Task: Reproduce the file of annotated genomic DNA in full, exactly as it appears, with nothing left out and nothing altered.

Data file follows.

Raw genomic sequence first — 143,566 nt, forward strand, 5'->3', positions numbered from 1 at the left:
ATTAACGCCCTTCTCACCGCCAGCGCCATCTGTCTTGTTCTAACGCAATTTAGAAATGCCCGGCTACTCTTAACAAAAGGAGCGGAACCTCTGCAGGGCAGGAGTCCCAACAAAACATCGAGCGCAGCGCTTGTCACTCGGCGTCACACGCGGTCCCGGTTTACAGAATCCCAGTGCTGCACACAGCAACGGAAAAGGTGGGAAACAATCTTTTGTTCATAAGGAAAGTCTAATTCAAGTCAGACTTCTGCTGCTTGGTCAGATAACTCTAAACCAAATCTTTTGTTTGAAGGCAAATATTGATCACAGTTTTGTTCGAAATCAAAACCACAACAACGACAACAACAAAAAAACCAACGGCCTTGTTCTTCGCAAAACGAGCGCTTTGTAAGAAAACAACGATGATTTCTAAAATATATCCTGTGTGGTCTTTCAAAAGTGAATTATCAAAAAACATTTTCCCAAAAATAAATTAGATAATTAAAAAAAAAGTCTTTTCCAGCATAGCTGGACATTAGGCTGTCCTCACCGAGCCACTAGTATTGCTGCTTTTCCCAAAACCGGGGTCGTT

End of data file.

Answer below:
Raw genomic sequence first — 143,566 nt, forward strand, 5'->3', positions numbered from 1 at the left:
ATTAACGCCCTTCTCACCGCCAGCGCCATCTGTCTTGTTCTAACGCAATTTAGAAATGCCCGGCTACTCTTAACAAAAGGAGCGGAACCTCTGCAGGGCAGGAGTCCCAACAAAACATCGAGCGCAGCGCTTGTCACTCGGCGTCACACGCGGTCCCGGTTTACAGAATCCCAGTGCTGCACACAGCAACGGAAAAGGTGGGAAACAATCTTTTGTTCATAAGGAAAGTCTAATTCAAGTCAGACTTCTGCTGCTTGGTCAGATAACTCTAAACCAAATCTTTTGTTTGAAGGCAAATATTGATCACAGTTTTGTTCGAAATCAAAACCACAACAACGACAACAACAAAAAAACCAACGGCCTTGTTCTTCGCAAAACGAGCGCTTTGTAAGAAAACAACGATGATTTCTAAAATATATCCTGTGTGGTCTTTCAAAAGTGAATTATCAAAAAACATTTTCCCAAAAATAAATTAGATAATTAAAAAAAAAGTCTTTTCCAGCATAGCTGGACATTAGGCTGTCCTCACCGAGCCACTAGTATTGCTGCTTTTCCCAAAACCGGGGTCGTT